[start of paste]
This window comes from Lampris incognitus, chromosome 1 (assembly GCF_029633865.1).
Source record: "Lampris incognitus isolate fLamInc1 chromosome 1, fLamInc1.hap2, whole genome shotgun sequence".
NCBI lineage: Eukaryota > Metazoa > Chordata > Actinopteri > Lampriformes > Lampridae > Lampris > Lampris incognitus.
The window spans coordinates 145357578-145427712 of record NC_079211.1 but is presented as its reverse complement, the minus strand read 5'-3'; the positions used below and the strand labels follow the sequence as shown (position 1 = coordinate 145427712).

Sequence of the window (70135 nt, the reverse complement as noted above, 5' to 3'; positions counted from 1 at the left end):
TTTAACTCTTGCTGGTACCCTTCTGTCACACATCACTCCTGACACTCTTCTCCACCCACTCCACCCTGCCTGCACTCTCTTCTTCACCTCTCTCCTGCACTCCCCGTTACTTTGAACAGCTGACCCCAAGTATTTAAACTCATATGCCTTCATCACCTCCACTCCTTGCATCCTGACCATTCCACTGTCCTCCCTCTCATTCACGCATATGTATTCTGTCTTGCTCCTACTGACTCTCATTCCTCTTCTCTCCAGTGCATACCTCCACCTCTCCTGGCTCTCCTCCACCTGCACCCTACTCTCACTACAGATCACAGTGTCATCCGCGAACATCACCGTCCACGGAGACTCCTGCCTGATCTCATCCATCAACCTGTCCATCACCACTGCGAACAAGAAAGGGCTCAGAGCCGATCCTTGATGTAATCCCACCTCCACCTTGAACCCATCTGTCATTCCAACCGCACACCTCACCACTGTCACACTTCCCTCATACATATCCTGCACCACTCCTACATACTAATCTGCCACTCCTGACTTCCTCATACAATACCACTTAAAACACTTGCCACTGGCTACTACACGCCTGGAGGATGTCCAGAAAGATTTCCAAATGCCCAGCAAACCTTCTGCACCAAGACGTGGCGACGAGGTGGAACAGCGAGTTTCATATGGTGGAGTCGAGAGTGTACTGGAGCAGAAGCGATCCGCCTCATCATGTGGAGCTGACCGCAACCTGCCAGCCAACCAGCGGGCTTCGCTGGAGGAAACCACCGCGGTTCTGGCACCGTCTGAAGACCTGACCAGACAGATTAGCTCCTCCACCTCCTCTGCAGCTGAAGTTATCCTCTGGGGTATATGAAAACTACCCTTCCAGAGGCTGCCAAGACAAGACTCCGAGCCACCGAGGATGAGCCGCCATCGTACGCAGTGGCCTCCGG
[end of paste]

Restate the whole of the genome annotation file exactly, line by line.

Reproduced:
This window comes from Lampris incognitus, chromosome 1 (assembly GCF_029633865.1).
Source record: "Lampris incognitus isolate fLamInc1 chromosome 1, fLamInc1.hap2, whole genome shotgun sequence".
NCBI lineage: Eukaryota > Metazoa > Chordata > Actinopteri > Lampriformes > Lampridae > Lampris > Lampris incognitus.
The window spans coordinates 145357578-145427712 of record NC_079211.1 but is presented as its reverse complement, the minus strand read 5'-3'; the positions used below and the strand labels follow the sequence as shown (position 1 = coordinate 145427712).

Sequence of the window (70135 nt, the reverse complement as noted above, 5' to 3'; positions counted from 1 at the left end):
TTTAACTCTTGCTGGTACCCTTCTGTCACACATCACTCCTGACACTCTTCTCCACCCACTCCACCCTGCCTGCACTCTCTTCTTCACCTCTCTCCTGCACTCCCCGTTACTTTGAACAGCTGACCCCAAGTATTTAAACTCATATGCCTTCATCACCTCCACTCCTTGCATCCTGACCATTCCACTGTCCTCCCTCTCATTCACGCATATGTATTCTGTCTTGCTCCTACTGACTCTCATTCCTCTTCTCTCCAGTGCATACCTCCACCTCTCCTGGCTCTCCTCCACCTGCACCCTACTCTCACTACAGATCACAGTGTCATCCGCGAACATCACCGTCCACGGAGACTCCTGCCTGATCTCATCCATCAACCTGTCCATCACCACTGCGAACAAGAAAGGGCTCAGAGCCGATCCTTGATGTAATCCCACCTCCACCTTGAACCCATCTGTCATTCCAACCGCACACCTCACCACTGTCACACTTCCCTCATACATATCCTGCACCACTCCTACATACTAATCTGCCACTCCTGACTTCCTCATACAATACCACTTAAAACACTTGCCACTGGCTACTACACGCCTGGAGGATGTCCAGAAAGATTTCCAAATGCCCAGCAAACCTTCTGCACCAAGACGTGGCGACGAGGTGGAACAGCGAGTTTCATATGGTGGAGTCGAGAGTGTACTGGAGCAGAAGCGATCCGCCTCATCATGTGGAGCTGACCGCAACCTGCCAGCCAACCAGCGGGCTTCGCTGGAGGAAACCACCGCGGTTCTGGCACCGTCTGAAGACCTGACCAGACAGATTAGCTCCTCCACCTCCTCTGCAGCTGAAGTTATCCTCTGGGGTATATGAAAACTACCCTTCCAGAGGCTGCCAAGACAAGACTCCGAGCCACCGAGGATGAGCCGCCATCGTACGCAGTGGCCTCCGG